They’re “small” films, not Hollywood blockbusters. Most of them will probably never make it to your local cineplex.
But several of the independent films that make up this year’s Cine-World Film Festival feature major Hollywood stars who take the work for almost no money because they love the films and the roles.
“None of these filmmakers can afford to pay the big Hollywood salaries,” said Tim Calandra, a spokesman for the Sarasota Film Society, which puts on the Cine-World Film Festival every year.
The 10-day festival starts Friday with a film called “Jackie.” It’s a narrative film (not a documentary) about Jackie Kennedy during her years as First Lady, and in the aftermath of the killing of John. F. Kennedy. It stars Natalie Portman in the title role, with Peter Saarsgard, Max Cassella, Billy Crudup, John Hurt and John Carroll Lynch in supporting roles. Portman has been mentioned as a possible Oscar-winner for her performance.
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“Jackie” won the prestigious Platform Award at the Toronto International Film Festival. A jury that included director Brian De Palma wrote: “Our decision was unanimous. We found one film that combined an extraordinary script with precise direction and unforgettable acting. For its exploration of the myth of American Camelot and its preeminent performance by Natalie Portman, the 2016 prize goes to ‘Jackie.’ ”
The 10-day festival starts Friday with a film called “Jackie.” It’s a narrative film (not a documentary) about Jackie Kennedy during her years as First Lady, and in the aftermath of the killing of John. F. Kennedy.
One thing that makes Cine-World distinctive is that all its feature-length films come out of the Toronto International Film Festival, one of the largest and most prestigious film festivals in the world. Cine-World officials attend TIFF and select about 30 of the best films that the festival has to offer. TIFF usually features hundred of films, so Cine-World can be selective.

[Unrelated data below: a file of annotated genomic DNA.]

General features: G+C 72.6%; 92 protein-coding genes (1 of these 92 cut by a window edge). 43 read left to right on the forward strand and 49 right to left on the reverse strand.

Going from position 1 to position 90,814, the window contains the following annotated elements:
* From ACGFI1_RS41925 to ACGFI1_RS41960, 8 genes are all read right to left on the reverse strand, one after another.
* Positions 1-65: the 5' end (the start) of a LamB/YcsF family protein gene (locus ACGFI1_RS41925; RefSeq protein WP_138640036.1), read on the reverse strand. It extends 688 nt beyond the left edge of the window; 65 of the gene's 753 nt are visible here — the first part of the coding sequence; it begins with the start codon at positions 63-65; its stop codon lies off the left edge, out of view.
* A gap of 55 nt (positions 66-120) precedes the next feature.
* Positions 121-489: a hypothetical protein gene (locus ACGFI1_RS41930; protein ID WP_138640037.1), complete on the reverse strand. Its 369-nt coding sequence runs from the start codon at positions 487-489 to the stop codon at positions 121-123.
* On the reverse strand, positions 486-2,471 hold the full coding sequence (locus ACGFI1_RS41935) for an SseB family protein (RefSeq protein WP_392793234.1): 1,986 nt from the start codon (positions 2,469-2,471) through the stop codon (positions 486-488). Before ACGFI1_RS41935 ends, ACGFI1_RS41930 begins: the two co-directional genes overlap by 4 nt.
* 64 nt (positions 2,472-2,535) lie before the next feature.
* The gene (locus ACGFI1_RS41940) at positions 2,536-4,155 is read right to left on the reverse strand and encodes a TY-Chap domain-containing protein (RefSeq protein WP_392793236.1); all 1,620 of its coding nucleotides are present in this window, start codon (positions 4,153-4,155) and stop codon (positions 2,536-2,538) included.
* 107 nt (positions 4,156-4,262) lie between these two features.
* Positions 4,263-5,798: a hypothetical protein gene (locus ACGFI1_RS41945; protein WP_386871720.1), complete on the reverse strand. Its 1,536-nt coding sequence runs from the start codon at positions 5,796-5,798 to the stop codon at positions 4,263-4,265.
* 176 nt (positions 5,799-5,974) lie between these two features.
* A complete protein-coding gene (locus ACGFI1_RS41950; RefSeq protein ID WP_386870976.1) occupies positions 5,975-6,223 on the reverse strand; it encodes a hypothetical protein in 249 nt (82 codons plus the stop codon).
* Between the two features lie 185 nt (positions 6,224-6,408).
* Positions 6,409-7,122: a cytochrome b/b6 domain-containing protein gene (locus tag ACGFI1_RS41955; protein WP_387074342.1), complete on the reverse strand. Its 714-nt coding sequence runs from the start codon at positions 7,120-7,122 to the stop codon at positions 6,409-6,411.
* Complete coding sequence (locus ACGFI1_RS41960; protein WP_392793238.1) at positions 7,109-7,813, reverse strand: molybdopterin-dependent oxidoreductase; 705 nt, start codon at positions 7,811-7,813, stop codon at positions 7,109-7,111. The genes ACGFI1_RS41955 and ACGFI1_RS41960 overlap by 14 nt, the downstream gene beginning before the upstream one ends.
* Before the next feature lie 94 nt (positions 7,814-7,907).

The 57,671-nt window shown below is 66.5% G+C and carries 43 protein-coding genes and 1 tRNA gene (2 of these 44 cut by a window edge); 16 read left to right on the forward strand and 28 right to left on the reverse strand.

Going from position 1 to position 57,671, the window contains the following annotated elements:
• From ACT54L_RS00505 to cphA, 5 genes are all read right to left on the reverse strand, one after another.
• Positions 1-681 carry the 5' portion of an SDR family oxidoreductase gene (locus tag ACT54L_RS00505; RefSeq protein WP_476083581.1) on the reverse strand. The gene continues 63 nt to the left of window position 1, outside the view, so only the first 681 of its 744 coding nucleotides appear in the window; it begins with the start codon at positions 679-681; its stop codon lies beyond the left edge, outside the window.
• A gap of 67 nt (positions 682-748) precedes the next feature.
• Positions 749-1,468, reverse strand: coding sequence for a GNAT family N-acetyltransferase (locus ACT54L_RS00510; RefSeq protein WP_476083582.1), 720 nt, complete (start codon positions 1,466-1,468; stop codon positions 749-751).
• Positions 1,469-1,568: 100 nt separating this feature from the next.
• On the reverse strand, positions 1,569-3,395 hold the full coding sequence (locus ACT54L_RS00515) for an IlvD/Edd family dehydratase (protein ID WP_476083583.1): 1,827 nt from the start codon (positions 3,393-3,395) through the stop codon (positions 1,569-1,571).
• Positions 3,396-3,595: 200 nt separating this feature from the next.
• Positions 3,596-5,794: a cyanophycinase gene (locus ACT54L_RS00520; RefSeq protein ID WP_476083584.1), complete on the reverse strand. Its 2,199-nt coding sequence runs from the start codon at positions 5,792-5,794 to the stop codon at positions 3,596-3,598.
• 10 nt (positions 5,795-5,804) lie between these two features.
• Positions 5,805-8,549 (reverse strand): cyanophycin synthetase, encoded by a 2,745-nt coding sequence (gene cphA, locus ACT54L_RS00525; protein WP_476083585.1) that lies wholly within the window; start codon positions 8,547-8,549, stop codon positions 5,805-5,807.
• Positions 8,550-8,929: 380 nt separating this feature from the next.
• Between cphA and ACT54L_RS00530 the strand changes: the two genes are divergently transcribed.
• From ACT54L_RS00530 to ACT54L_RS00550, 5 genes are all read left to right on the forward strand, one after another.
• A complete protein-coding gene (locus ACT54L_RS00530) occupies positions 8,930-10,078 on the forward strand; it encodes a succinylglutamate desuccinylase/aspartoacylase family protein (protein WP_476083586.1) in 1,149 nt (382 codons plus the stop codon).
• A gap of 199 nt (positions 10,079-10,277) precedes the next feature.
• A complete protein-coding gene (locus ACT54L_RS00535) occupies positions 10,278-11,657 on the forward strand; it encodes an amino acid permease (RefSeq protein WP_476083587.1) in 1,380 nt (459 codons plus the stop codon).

There are 31 full-length professional films in this year’s festival, which runs through Nov. 13. Most of the feature-length films are screened more than once, at Burns Court Cinema or Lakewood Ranch Cinema, both of which are owned by the Sarasota Film Society.
The festival also includes a program of student films from State College of Florida, Florida State University and the Ringling College of Art and Design, plus another program of student-directed short films.
Because they’re independently made, the narrative films tend to focus on characters and the human condition, rather than action and special effects. Since the filmmakers are working away from the big studios, they can focus more on the art of cinema.
“You’re not likely to see an independent film that’s all shoot-’em-up action,” Calandra said. “The filmmakers don’t have someone looking over their shoulder every step of the way and telling them to make changes.”
You’re not likely to see a independent film that’s all shoot-’em-up action. The filmmakers don’t have someone looking over their shoulder every step of the way and telling hem to make changes.
Hollywood seldom makes documentaries, so most of the documentary films that are made are done independently. Among the docs set for this year’s Cine-World are “Aida’s Secrets,” an investigative film that follows a man who was born in a concentration camp who searches for his family and meets his elderly mother for the first time, and “Alive and Kicking,” a look at the subculture that revolves around swing dancing.
The student films are free, and individual tickets for other films are $10.50 Sarasota Film Society members and $13.50 for nonmembers. Packages are also available with 10 tickets ($95 for members, $125 for nonmembers), 20 tickets ($180 and $240) and 40 tickets ($340 and $460).
A compete virtual festival program with complete schedules is available at filmsociety.org/cineworld-2016.
Details: Nov. 4-13, Burns Court Cinemas, 506 Burns Lane, Sarasota, and Lakewood Ranch Cinemas, 10715 Rodeo Drive No. 8, Lakewood Ranch. $10.50 for Sarasota Film Society members, $13.50 for nonmembers. 941-955-3456, filmsociety.org.